Delaware Death Penalty Repeal Falls Short

In this Oct. 9, 2014 file photo, Department of Corrections officials are pictured in the witness room at right, outside the n
In this Oct. 9, 2014 file photo, Department of Corrections officials are pictured in the witness room at right, outside the newly renovated death chamber at the Oklahoma State Penitentiary in McAlester, Okla. With executions in Oklahoma on hold amid a constitutional review of its lethal injection formula, Republican legislators are pushing to make Oklahoma the first state in the nation to allow the use of nitrogen gas to execute death row inmates. (AP Photo/Sue Ogrocki, File)

Delaware's latest attempt to eliminate the death penalty sputtered out Wednesday when a bill abolishing capital punishment failed to clear a House committee.

State House Judiciary Committee members voted 6-5 not to send the bill to the full House, The Associated Press reported. The bill narrowly passed the Senate in early April.

Medard Gabel, executive director of the social justice group Pacem In Terris (Latin for "Peace on Earth"), which encompasses the abolitionist group Delaware Citizens Opposed to the Death Penalty, told The Huffington Post that the Judiciary Committee vote was "a profound disappointment but not totally unexpected."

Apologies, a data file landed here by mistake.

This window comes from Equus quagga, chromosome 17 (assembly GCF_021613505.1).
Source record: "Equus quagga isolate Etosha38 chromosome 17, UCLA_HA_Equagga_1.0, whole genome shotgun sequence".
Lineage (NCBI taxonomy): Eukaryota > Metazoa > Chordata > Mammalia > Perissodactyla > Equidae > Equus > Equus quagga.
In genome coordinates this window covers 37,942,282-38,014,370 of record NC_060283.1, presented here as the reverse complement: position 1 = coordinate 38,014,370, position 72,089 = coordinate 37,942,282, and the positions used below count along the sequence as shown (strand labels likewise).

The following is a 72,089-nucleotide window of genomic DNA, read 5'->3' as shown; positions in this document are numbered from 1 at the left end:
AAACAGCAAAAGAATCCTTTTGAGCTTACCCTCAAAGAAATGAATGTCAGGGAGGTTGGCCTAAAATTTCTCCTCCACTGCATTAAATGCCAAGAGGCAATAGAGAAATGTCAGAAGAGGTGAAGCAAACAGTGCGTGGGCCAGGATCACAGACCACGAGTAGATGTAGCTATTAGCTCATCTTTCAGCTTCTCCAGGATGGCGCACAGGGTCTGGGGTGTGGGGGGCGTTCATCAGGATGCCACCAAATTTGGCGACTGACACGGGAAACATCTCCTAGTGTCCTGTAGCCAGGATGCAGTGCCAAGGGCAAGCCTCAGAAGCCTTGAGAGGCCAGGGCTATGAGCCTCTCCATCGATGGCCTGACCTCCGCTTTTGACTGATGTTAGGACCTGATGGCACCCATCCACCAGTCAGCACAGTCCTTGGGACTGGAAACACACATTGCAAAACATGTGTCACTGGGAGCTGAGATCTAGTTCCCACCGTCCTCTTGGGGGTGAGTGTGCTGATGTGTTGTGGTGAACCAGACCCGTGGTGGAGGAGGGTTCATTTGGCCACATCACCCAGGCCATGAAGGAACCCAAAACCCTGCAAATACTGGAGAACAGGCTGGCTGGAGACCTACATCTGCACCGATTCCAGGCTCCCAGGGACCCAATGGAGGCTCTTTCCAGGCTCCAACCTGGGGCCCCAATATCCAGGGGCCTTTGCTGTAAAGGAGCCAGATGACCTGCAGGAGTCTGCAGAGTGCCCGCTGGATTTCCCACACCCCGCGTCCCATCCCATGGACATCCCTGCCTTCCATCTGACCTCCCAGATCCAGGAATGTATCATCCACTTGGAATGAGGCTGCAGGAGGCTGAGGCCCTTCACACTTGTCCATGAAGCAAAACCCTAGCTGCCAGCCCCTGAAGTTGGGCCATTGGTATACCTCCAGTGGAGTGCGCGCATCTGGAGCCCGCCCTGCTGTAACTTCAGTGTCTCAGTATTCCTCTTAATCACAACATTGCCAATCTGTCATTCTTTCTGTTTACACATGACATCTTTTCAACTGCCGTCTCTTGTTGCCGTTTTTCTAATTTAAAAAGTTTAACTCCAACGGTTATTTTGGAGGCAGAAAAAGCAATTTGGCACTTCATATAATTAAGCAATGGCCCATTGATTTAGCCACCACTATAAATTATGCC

Gov. Jack Markell (D) last week broke his silence on the issue to support repeal. He said he would sign the bill if it reached his desk. Delaware is among 32 states that have the death penalty as the maximum sentence.

“The death penalty is an instrument of imperfect justice,” Markell told The Washington Post. “I thought very carefully about arguments for and against."

Clergy members, victims' families, police officials and members of the public testified for three hours Wednesday before the committee voted.

The House chamber echoed with cries of "shame" following Wednesday's vote, The News Journal reported.

"The bill has not been defeated," Gabel noted. "It’s still alive. But as long as it’s been held up in this committee, it’s not going to be able to be voted on."

One of the bill's sponsors, Rep. Sean Lynn, (D-Dover), said he would consider a motion to suspend House rules to bypass the committee and bring the measure to the full House, according to The News Journal.

The defeat mirrored a similar effort in 2013, when a death penalty repeal bill cleared the state Senate, but didn't make it out of the House Judiciary Committee.

The Delaware bill would have eliminated the death penalty and set the maximum punishment as life imprisonment without parole. Delaware's 15 death row inmates would have been exempt from the law, still facing death by lethal injection.



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